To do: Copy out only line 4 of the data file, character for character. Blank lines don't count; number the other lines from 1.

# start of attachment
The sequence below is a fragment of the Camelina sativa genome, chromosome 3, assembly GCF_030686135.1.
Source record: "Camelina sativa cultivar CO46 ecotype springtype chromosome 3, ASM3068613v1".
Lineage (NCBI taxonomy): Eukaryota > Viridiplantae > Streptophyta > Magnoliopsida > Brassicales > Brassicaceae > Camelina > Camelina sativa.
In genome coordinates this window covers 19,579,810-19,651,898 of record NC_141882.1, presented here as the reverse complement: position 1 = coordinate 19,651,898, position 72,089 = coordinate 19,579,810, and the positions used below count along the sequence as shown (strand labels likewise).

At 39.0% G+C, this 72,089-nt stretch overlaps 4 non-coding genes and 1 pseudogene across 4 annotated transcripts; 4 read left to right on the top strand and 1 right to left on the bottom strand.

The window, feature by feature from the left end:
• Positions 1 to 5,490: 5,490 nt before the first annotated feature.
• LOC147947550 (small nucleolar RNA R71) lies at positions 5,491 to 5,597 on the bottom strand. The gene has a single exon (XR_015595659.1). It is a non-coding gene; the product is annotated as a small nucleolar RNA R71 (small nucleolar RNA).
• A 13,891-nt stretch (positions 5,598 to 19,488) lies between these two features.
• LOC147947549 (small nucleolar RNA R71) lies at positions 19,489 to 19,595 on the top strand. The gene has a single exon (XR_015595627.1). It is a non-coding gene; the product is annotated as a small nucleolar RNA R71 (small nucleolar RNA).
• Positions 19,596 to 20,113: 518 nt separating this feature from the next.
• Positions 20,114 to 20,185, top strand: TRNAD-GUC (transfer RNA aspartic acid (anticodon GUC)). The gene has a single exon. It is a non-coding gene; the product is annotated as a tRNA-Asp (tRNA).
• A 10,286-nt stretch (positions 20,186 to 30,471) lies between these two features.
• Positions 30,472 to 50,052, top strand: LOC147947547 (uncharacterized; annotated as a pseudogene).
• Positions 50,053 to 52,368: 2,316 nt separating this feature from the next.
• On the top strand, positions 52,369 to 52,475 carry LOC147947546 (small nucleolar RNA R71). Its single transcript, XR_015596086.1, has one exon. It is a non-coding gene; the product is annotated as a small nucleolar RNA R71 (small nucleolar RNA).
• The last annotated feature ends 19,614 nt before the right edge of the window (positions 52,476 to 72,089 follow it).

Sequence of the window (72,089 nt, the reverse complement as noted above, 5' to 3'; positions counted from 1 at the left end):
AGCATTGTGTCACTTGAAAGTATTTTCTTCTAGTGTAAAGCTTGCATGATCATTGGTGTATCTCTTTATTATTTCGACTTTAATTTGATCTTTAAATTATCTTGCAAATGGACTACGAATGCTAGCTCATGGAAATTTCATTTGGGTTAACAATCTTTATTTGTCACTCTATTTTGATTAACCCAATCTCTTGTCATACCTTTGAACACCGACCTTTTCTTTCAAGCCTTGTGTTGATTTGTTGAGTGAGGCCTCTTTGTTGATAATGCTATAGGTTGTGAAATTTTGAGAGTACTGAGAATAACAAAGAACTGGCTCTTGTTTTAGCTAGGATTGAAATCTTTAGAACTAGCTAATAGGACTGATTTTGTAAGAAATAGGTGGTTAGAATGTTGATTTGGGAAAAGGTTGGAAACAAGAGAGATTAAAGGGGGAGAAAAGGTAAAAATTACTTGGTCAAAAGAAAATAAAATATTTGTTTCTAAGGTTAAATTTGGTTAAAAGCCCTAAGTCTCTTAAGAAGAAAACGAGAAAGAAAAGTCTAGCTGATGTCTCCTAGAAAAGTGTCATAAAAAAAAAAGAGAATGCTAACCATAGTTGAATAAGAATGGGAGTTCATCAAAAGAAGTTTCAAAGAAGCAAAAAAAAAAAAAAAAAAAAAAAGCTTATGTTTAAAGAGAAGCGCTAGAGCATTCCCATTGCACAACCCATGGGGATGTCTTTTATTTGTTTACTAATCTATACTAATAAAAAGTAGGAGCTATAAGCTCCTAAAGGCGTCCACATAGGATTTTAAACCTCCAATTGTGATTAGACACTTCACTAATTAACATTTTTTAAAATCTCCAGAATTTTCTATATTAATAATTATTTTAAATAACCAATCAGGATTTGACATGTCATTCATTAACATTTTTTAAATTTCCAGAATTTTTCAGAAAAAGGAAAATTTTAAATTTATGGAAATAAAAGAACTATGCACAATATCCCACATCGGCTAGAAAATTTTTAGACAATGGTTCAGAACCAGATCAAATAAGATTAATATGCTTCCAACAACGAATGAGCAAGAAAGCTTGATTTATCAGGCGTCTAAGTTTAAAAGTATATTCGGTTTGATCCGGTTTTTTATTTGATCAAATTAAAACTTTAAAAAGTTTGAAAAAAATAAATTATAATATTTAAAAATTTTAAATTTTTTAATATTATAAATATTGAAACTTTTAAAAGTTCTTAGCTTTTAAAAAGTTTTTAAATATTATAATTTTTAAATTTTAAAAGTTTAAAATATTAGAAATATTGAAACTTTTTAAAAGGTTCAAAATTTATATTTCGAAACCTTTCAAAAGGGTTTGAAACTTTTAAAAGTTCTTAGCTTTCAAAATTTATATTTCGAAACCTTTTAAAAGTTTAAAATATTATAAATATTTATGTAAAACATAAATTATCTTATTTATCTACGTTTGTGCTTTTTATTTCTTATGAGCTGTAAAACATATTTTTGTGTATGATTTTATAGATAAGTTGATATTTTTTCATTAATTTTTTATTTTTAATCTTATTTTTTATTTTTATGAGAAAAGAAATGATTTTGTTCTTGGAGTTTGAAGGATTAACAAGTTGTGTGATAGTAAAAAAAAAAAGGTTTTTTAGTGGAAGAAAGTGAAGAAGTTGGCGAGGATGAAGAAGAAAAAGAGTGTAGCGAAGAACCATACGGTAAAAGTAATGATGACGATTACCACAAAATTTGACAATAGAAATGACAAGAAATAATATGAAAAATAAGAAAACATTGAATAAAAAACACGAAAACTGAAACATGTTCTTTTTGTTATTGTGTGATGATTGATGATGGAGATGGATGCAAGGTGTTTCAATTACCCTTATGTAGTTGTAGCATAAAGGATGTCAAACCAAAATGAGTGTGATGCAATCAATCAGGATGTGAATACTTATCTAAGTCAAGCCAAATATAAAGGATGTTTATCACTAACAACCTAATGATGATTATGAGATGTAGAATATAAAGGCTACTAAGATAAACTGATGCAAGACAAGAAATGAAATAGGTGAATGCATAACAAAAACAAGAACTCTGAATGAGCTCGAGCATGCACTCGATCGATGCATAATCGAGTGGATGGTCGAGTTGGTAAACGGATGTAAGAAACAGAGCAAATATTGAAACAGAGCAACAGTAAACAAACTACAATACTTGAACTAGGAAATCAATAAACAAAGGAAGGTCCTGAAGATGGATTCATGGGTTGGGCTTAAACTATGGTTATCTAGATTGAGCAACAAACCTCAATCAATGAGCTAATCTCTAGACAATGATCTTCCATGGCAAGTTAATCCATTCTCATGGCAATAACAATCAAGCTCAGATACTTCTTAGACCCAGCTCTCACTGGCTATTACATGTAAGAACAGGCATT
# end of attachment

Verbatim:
In genome coordinates this window covers 19,579,810-19,651,898 of record NC_141882.1, presented here as the reverse complement: position 1 = coordinate 19,651,898, position 72,089 = coordinate 19,579,810, and the positions used below count along the sequence as shown (strand labels likewise).